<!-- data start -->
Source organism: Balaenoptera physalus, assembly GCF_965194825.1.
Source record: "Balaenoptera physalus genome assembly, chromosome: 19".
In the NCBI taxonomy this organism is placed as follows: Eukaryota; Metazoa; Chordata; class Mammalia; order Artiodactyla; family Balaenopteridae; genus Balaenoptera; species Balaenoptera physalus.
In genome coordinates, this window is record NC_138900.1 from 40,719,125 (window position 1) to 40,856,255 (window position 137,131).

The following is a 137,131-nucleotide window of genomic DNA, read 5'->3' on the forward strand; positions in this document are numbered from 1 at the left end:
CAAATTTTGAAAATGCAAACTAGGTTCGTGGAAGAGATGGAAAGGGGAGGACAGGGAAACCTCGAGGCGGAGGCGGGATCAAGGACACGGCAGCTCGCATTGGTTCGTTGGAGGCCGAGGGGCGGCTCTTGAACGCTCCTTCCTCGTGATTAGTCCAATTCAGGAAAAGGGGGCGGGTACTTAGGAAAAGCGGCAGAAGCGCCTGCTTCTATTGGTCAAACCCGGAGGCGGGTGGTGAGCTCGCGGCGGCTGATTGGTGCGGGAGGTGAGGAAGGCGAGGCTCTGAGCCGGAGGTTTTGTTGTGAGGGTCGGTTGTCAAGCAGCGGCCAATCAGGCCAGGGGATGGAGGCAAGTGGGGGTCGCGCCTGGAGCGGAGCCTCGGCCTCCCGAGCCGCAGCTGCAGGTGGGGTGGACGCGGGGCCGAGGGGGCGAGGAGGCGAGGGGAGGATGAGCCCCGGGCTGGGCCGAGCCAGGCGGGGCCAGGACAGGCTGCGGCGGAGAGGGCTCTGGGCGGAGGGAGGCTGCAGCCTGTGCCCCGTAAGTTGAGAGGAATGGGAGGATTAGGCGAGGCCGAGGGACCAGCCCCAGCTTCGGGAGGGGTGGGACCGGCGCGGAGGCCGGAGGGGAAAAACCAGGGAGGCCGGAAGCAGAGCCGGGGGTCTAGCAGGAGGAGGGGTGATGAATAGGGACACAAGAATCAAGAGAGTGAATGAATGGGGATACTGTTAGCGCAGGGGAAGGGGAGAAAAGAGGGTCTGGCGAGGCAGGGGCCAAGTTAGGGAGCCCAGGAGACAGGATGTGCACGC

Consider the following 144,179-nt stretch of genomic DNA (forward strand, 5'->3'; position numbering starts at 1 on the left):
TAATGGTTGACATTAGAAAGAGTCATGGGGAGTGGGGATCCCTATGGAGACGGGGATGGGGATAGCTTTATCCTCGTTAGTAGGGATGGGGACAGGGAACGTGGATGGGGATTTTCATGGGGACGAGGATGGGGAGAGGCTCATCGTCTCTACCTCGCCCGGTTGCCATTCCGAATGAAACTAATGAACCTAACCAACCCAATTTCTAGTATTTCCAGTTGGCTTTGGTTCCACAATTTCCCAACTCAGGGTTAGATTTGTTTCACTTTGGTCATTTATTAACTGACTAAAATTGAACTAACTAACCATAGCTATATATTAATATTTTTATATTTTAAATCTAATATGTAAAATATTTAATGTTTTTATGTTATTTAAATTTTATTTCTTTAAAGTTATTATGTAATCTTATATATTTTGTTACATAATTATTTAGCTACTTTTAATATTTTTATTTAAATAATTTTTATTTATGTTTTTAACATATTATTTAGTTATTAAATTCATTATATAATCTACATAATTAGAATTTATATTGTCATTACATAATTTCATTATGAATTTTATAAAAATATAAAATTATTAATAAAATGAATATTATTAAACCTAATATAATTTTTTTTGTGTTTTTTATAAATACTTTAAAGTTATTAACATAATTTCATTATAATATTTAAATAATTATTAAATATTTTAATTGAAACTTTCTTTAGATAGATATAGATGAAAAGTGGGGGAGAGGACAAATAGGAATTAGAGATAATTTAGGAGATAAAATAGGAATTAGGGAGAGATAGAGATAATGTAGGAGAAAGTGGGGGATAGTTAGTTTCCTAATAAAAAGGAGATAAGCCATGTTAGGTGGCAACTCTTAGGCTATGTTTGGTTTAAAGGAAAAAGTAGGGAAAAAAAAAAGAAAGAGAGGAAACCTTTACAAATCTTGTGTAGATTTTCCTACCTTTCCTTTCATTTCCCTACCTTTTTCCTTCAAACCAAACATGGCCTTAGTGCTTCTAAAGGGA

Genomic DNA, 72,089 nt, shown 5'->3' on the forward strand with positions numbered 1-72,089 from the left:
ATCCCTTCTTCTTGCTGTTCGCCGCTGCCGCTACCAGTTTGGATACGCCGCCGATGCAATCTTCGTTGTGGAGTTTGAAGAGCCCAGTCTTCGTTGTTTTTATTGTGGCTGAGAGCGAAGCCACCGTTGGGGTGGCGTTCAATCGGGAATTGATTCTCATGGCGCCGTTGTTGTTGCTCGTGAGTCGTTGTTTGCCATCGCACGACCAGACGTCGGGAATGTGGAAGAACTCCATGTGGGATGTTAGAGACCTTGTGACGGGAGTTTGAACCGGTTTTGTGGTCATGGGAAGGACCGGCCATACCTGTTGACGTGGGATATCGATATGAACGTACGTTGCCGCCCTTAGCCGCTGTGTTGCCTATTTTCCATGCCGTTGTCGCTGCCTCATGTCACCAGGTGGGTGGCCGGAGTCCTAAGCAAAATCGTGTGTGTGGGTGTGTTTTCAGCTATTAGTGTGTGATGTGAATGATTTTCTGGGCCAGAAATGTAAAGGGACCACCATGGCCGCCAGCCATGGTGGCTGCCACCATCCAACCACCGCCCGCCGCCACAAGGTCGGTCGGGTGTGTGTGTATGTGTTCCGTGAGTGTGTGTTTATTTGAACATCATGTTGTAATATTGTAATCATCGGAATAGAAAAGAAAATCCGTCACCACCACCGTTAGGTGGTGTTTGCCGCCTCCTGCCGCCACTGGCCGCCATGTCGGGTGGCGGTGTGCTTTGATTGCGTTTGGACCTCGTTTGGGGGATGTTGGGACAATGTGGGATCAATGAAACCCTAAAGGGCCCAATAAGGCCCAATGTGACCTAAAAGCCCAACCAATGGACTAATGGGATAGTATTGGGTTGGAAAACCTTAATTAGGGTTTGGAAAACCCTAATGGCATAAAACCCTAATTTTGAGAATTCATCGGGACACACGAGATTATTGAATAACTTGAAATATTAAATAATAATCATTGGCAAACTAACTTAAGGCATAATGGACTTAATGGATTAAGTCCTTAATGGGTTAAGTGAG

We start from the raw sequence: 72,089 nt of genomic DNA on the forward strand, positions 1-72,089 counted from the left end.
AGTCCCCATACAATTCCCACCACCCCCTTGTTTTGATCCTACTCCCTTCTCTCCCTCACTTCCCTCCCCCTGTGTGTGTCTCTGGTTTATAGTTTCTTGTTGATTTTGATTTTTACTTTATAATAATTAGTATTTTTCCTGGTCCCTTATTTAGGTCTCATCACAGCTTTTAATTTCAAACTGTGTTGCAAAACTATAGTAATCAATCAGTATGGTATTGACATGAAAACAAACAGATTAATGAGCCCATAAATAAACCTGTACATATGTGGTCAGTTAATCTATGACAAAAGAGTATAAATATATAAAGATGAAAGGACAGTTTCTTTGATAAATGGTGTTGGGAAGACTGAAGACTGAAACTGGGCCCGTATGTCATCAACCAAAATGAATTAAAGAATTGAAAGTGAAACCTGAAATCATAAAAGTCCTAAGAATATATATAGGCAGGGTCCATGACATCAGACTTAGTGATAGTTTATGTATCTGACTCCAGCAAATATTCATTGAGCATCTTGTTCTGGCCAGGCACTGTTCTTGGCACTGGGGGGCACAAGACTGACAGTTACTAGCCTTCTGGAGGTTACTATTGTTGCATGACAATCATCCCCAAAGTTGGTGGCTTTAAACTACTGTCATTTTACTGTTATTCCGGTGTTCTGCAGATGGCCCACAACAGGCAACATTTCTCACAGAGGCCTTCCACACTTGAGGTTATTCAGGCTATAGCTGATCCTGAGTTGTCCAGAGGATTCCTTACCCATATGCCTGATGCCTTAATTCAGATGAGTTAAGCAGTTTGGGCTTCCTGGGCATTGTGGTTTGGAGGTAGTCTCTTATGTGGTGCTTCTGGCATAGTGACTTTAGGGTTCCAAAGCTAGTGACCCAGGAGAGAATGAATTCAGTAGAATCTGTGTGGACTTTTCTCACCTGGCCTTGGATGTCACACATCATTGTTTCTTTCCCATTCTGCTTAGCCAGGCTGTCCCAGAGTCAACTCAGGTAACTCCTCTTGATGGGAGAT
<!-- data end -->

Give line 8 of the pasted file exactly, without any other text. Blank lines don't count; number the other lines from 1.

TAATGGTTGACATTAGAAAGAGTCATGGGGAGTGGGGATCCCTATGGAGACGGGGATGGGGATAGCTTTATCCTCGTTAGTAGGGATGGGGACAGGGAACGTGGATGGGGATTTTCATGGGGACGAGGATGGGGAGAGGCTCATCGTCTCTACCTCGCCCGGTTGCCATTCCGAATGAAACTAATGAACCTAACCAACCCAATTTCTAGTATTTCCAGTTGGCTTTGGTTCCACAATTTCCCAACTCAGGGTTAGATTTGTTTCACTTTGGTCATTTATTAACTGACTAAAATTGAACTAACTAACCATAGCTATATATTAATATTTTTATATTTTAAATCTAATATGTAAAATATTTAATGTTTTTATGTTATTTAAATTTTATTTCTTTAAAGTTATTATGTAATCTTATATATTTTGTTACATAATTATTTAGCTACTTTTAATATTTTTATTTAAATAATTTTTATTTATGTTTTTAACATATTATTTAGTTATTAAATTCATTATATAATCTACATAATTAGAATTTATATTGTCATTACATAATTTCATTATGAATTTTATAAAAATATAAAATTATTAATAAAATGAATATTATTAAACCTAATATAATTTTTTTTGTGTTTTTTATAAATACTTTAAAGTTATTAACATAATTTCATTATAATATTTAAATAATTATTAAATATTTTAATTGAAACTTTCTTTAGATAGATATAGATGAAAAGTGGGGGAGAGGACAAATAGGAATTAGAGATAATTTAGGAGATAAAATAGGAATTAGGGAGAGATAGAGATAATGTAGGAGAAAGTGGGGGATAGTTAGTTTCCTAATAAAAAGGAGATAAGCCATGTTAGGTGGCAACTCTTAGGCTATGTTTGGTTTAAAGGAAAAAGTAGGGAAAAAAAAAAGAAAGAGAGGAAACCTTTACAAATCTTGTGTAGATTTTCCTACCTTTCCTTTCATTTCCCTACCTTTTTCCTTCAAACCAAACATGGCCTTAGTGCTTCTAAAGGGA